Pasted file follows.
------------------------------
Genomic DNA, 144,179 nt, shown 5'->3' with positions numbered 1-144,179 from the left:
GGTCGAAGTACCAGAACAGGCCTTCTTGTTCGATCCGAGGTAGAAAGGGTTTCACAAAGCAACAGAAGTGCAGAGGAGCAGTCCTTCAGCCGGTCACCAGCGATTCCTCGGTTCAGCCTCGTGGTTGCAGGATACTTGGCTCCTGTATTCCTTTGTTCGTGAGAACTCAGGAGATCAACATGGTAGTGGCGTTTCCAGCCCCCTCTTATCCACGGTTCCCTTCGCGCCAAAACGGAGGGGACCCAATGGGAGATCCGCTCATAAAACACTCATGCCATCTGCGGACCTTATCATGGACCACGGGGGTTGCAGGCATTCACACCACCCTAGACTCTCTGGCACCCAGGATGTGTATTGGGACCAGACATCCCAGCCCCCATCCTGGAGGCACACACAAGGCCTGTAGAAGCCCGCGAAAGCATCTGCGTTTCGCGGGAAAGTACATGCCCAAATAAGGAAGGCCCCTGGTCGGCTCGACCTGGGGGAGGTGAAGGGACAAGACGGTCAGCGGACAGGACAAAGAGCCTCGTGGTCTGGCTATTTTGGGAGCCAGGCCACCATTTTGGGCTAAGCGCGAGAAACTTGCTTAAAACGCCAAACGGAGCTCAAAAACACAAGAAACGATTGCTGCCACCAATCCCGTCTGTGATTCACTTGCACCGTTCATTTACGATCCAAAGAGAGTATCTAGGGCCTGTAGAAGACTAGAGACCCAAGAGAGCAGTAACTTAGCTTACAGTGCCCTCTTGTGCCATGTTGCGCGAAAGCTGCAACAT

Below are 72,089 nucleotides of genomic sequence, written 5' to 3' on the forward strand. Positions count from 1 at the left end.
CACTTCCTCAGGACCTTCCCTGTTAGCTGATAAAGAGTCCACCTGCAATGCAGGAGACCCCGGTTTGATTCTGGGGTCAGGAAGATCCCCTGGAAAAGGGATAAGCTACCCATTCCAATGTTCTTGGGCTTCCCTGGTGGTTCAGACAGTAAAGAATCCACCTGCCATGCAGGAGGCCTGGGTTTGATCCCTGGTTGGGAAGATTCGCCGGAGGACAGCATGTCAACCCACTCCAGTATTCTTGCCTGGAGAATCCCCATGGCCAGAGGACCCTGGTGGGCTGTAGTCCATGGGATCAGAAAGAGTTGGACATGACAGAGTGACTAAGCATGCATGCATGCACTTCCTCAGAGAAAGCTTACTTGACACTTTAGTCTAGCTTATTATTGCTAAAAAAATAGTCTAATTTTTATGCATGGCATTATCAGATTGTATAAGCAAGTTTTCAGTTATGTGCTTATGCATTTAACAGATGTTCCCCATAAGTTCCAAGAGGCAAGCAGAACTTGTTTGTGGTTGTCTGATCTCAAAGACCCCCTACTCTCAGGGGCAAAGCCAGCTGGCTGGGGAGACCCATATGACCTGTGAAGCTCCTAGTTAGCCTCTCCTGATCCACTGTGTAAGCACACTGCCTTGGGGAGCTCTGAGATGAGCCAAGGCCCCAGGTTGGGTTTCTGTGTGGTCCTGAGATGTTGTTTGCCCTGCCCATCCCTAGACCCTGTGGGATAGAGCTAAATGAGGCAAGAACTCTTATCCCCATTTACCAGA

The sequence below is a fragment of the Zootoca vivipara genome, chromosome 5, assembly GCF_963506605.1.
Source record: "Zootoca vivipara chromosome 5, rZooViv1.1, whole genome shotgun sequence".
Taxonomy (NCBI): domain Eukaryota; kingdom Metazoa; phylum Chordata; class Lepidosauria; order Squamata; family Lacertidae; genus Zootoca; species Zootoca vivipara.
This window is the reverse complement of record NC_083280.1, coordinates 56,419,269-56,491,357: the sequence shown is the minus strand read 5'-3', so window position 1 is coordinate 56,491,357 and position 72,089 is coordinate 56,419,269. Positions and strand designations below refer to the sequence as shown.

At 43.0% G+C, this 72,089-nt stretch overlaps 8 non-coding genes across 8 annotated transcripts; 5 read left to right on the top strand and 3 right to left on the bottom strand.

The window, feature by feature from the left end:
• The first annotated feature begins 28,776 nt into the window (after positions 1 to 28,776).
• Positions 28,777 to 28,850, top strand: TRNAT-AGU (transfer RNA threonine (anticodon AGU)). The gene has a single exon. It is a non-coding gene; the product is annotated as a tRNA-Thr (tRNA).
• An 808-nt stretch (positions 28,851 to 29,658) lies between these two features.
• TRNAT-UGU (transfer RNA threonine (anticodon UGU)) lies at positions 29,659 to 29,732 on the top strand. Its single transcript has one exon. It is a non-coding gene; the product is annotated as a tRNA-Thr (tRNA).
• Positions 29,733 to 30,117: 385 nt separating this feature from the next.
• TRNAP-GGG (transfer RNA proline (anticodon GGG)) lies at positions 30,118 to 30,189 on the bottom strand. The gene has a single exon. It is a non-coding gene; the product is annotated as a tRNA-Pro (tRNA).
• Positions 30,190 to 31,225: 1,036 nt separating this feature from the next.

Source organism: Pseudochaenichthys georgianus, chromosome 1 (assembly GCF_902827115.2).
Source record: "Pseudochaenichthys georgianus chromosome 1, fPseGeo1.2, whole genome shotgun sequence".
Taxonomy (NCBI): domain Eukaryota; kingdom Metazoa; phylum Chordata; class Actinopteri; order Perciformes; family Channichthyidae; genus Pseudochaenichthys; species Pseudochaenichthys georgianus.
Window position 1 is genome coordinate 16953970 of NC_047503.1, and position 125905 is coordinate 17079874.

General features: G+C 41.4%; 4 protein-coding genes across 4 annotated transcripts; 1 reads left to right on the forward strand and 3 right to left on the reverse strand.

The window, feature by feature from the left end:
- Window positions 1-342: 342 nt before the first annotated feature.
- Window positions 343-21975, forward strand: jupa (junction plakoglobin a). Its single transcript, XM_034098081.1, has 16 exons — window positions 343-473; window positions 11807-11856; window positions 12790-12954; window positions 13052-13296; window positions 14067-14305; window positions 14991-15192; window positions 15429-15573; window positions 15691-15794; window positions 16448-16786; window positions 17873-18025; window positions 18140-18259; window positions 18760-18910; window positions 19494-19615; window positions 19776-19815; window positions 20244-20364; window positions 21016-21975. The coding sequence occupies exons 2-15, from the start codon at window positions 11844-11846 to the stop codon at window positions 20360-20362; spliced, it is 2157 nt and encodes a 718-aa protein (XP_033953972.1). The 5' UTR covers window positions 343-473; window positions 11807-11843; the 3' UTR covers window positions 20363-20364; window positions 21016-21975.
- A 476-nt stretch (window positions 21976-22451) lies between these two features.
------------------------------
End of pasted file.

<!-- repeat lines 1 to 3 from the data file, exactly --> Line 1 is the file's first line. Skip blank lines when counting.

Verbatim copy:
Genomic DNA, 144,179 nt, shown 5'->3' with positions numbered 1-144,179 from the left:
GGTCGAAGTACCAGAACAGGCCTTCTTGTTCGATCCGAGGTAGAAAGGGTTTCACAAAGCAACAGAAGTGCAGAGGAGCAGTCCTTCAGCCGGTCACCAGCGATTCCTCGGTTCAGCCTCGTGGTTGCAGGATACTTGGCTCCTGTATTCCTTTGTTCGTGAGAACTCAGGAGATCAACATGGTAGTGGCGTTTCCAGCCCCCTCTTATCCACGGTTCCCTTCGCGCCAAAACGGAGGGGACCCAATGGGAGATCCGCTCATAAAACACTCATGCCATCTGCGGACCTTATCATGGACCACGGGGGTTGCAGGCATTCACACCACCCTAGACTCTCTGGCACCCAGGATGTGTATTGGGACCAGACATCCCAGCCCCCATCCTGGAGGCACACACAAGGCCTGTAGAAGCCCGCGAAAGCATCTGCGTTTCGCGGGAAAGTACATGCCCAAATAAGGAAGGCCCCTGGTCGGCTCGACCTGGGGGAGGTGAAGGGACAAGACGGTCAGCGGACAGGACAAAGAGCCTCGTGGTCTGGCTATTTTGGGAGCCAGGCCACCATTTTGGGCTAAGCGCGAGAAACTTGCTTAAAACGCCAAACGGAGCTCAAAAACACAAGAAACGATTGCTGCCACCAATCCCGTCTGTGATTCACTTGCACCGTTCATTTACGATCCAAAGAGAGTATCTAGGGCCTGTAGAAGACTAGAGACCCAAGAGAGCAGTAACTTAGCTTACAGTGCCCTCTTGTGCCATGTTGCGCGAAAGCTGCAACAT

Below are 72,089 nucleotides of genomic sequence, written 5' to 3' on the forward strand. Positions count from 1 at the left end.